Describe the inventory system: 1) Lead time is zero. 2) Lead time is independent of demand and random. 3) Lead time is constant.
1 Answer
  • An important class of simulation problems involves inventory systems. A simple inventory system is shown in Figure 2.11.

  • This inventory systems has a periodic review of length N, at which time the inventory level is checked. An order is made to bring the inventory up to level M. At the end of the first review period, an order quantity, $Q_1$, is placed.

  • In this inventory system, the lead time (i.e.., the length of time between the placement and receipt of an order) is zero.

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  • Demands are not usually known with certainty, so the order quantities are probabilistic. Demand is shown as being uniform over the period in Figure 2.11.

  • In actuality, demand are not usually uniform and do fluctuate over time. One possibility is that demands all occur at the beginning of the cycle. Another is that the lead time is random of some positive length.

  • Notice that, in the second cycle, the amount in inventory drops below zero, indicating a shortage. In Figure 2.11, these units are backordered; when the order arrives, the demand for the backordered items is satisfied first.

  • To avoid shortages, a buffer, or safety, stock would need to be carried.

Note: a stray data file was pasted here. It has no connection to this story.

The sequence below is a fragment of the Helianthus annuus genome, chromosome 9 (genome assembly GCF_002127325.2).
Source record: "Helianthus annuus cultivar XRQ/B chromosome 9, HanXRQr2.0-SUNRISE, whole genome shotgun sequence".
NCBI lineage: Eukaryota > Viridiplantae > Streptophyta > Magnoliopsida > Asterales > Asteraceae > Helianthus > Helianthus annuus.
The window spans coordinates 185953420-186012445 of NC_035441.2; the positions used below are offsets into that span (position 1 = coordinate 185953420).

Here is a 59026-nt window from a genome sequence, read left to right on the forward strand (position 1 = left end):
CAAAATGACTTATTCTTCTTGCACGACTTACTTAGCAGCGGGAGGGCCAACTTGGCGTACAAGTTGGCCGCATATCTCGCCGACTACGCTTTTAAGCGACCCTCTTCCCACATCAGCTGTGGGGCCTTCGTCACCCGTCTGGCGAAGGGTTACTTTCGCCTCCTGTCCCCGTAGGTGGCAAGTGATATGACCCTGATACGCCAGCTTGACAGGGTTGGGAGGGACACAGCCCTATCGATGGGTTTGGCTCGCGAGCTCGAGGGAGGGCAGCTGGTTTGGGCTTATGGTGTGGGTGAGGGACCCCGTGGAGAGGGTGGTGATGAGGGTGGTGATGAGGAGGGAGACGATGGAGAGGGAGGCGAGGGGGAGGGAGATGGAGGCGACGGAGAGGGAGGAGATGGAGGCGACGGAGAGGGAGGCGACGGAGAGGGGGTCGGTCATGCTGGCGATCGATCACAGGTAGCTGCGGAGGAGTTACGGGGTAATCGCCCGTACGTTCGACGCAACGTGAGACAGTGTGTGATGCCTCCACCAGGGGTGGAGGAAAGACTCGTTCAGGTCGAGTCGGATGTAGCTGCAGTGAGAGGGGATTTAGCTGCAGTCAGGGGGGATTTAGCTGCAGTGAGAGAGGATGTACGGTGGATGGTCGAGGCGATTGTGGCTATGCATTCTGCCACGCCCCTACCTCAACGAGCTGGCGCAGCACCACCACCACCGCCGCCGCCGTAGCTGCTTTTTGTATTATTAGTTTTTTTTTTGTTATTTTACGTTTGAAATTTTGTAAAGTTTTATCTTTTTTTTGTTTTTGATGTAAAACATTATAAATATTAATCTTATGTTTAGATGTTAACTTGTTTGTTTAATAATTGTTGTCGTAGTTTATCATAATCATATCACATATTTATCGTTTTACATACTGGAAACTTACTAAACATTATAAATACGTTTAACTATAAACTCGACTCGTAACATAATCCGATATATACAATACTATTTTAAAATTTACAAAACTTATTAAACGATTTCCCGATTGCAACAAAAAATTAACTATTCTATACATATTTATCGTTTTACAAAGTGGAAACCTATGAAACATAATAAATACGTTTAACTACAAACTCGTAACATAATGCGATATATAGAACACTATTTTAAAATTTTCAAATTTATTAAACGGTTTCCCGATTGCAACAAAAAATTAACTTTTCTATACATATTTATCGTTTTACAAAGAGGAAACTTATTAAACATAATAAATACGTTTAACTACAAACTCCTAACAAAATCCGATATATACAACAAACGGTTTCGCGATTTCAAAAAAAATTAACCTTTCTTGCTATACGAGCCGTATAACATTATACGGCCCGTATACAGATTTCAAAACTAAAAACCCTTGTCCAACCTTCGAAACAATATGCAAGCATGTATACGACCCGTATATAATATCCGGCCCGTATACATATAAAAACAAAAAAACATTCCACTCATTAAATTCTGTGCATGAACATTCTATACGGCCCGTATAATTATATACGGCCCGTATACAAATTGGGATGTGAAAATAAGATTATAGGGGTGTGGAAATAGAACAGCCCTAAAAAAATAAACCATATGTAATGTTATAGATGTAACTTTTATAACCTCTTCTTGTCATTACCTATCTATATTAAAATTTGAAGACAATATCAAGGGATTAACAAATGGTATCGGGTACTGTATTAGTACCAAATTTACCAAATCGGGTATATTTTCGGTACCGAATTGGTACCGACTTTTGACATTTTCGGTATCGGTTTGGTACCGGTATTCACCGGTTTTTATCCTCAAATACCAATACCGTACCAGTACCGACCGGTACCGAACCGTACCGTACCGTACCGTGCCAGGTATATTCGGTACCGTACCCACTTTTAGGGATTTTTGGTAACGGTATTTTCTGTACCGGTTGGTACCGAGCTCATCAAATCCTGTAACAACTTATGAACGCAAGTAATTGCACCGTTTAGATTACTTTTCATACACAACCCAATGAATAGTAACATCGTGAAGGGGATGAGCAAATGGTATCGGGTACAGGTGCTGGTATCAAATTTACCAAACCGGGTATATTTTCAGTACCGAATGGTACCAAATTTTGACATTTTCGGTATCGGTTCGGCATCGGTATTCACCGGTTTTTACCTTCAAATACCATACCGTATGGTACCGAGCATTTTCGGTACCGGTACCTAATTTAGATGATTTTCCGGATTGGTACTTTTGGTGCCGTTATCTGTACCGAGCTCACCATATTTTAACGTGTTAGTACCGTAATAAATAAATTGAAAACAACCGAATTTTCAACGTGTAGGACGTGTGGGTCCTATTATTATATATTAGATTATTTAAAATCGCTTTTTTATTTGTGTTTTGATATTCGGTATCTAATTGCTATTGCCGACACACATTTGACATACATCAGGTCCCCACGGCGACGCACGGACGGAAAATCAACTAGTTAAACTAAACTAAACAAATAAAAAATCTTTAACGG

• Carrying stock in inventory has an associated cost attributed to the interest paid on the funds borrowed to buy the items (this also could be considered as the loss from not having the funds available for other investment purposes).

  • Other costs can be placed in the carrying or holding cost column: renting of shortage space, hiring of guards, and so on. An alternative to carrying high inventory is to make more frequent reviews and, consequently, more frequent purchases or replenishments. This has an associated cost: the ordering cost.

  • Also, there is a cost in being short. Customers could get angry, with a subsequent loss of good will. Larger inventories decrease the possibilities of shortages.

  • These costs must be traded off in order to minimize the total cost of an inventory system. The total cost (or total profit) of an inventory system is the measure of performance. This can be affected by the policy alternatives.

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